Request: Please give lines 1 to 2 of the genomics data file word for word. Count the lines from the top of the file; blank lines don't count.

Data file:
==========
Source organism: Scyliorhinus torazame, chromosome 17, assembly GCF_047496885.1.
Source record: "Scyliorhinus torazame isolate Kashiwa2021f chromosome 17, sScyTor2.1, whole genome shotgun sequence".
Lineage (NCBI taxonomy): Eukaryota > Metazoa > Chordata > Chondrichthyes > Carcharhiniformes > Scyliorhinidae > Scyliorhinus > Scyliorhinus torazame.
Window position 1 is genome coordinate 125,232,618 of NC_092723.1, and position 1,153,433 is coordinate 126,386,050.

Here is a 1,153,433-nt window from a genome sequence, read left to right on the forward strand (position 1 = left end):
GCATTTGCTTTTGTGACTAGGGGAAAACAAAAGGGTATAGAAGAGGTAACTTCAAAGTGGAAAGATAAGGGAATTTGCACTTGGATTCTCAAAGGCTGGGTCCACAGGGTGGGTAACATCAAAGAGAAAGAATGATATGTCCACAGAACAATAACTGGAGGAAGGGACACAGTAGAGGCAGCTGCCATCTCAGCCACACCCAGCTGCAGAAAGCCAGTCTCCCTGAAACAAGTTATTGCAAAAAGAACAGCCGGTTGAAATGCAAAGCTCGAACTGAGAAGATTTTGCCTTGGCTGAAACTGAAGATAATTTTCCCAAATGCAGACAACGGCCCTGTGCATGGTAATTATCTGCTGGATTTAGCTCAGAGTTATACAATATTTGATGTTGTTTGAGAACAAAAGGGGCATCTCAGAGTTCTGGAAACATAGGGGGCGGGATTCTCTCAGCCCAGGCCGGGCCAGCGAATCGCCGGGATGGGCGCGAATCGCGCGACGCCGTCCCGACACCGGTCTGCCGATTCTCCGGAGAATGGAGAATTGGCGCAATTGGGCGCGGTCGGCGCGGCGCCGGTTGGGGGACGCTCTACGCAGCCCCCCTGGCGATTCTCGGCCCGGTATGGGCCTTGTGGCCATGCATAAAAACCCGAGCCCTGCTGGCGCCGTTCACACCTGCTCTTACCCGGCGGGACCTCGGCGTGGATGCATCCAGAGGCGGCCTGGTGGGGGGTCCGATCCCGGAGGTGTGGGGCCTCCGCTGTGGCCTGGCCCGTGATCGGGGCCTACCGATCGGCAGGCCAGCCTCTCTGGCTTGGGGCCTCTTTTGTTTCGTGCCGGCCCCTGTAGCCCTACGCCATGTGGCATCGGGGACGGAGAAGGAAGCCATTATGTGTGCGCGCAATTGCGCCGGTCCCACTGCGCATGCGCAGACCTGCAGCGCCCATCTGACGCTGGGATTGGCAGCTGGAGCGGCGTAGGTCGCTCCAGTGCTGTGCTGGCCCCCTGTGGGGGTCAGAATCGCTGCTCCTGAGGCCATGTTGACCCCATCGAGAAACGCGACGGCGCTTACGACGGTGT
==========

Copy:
Source organism: Scyliorhinus torazame, chromosome 17, assembly GCF_047496885.1.
Source record: "Scyliorhinus torazame isolate Kashiwa2021f chromosome 17, sScyTor2.1, whole genome shotgun sequence".